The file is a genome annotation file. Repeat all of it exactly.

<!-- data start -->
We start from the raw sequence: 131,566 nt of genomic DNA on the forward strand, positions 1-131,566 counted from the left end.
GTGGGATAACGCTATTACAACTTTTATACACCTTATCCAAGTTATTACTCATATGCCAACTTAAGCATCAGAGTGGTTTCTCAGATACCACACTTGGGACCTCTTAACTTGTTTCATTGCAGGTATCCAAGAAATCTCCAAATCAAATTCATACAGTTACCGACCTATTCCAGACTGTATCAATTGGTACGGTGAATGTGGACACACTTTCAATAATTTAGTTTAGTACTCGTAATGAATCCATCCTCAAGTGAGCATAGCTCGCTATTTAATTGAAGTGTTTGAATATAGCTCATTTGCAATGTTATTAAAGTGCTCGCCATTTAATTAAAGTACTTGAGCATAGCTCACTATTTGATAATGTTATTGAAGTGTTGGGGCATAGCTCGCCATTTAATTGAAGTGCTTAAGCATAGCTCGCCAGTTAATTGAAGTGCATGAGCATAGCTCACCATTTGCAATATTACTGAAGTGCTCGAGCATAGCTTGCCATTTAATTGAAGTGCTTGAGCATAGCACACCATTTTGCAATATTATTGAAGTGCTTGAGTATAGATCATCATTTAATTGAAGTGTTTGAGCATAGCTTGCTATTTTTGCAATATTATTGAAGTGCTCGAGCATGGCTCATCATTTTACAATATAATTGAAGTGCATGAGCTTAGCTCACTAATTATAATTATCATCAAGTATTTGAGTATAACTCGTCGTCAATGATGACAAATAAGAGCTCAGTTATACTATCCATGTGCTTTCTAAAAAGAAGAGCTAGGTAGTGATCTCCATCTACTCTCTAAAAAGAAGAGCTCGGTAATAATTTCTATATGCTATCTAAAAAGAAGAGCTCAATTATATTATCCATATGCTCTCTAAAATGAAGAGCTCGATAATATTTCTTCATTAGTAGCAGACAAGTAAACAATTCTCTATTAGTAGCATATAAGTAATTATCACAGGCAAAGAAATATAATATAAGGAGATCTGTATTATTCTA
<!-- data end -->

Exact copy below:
We start from the raw sequence: 131,566 nt of genomic DNA on the forward strand, positions 1-131,566 counted from the left end.
GTGGGATAACGCTATTACAACTTTTATACACCTTATCCAAGTTATTACTCATATGCCAACTTAAGCATCAGAGTGGTTTCTCAGATACCACACTTGGGACCTCTTAACTTGTTTCATTGCAGGTATCCAAGAAATCTCCAAATCAAATTCATACAGTTACCGACCTATTCCAGACTGTATCAATTGGTACGGTGAATGTGGACACACTTTCAATAATTTAGTTTAGTACTCGTAATGAATCCATCCTCAAGTGAGCATAGCTCGCTATTTAATTGAAGTGTTTGAATATAGCTCATTTGCAATGTTATTAAAGTGCTCGCCATTTAATTAAAGTACTTGAGCATAGCTCACTATTTGATAATGTTATTGAAGTGTTGGGGCATAGCTCGCCATTTAATTGAAGTGCTTAAGCATAGCTCGCCAGTTAATTGAAGTGCATGAGCATAGCTCACCATTTGCAATATTACTGAAGTGCTCGAGCATAGCTTGCCATTTAATTGAAGTGCTTGAGCATAGCACACCATTTTGCAATATTATTGAAGTGCTTGAGTATAGATCATCATTTAATTGAAGTGTTTGAGCATAGCTTGCTATTTTTGCAATATTATTGAAGTGCTCGAGCATGGCTCATCATTTTACAATATAATTGAAGTGCATGAGCTTAGCTCACTAATTATAATTATCATCAAGTATTTGAGTATAACTCGTCGTCAATGATGACAAATAAGAGCTCAGTTATACTATCCATGTGCTTTCTAAAAAGAAGAGCTAGGTAGTGATCTCCATCTACTCTCTAAAAAGAAGAGCTCGGTAATAATTTCTATATGCTATCTAAAAAGAAGAGCTCAATTATATTATCCATATGCTCTCTAAAATGAAGAGCTCGATAATATTTCTTCATTAGTAGCAGACAAGTAAACAATTCTCTATTAGTAGCATATAAGTAATTATCACAGGCAAAGAAATATAATATAAGGAGATCTGTATTATTCTA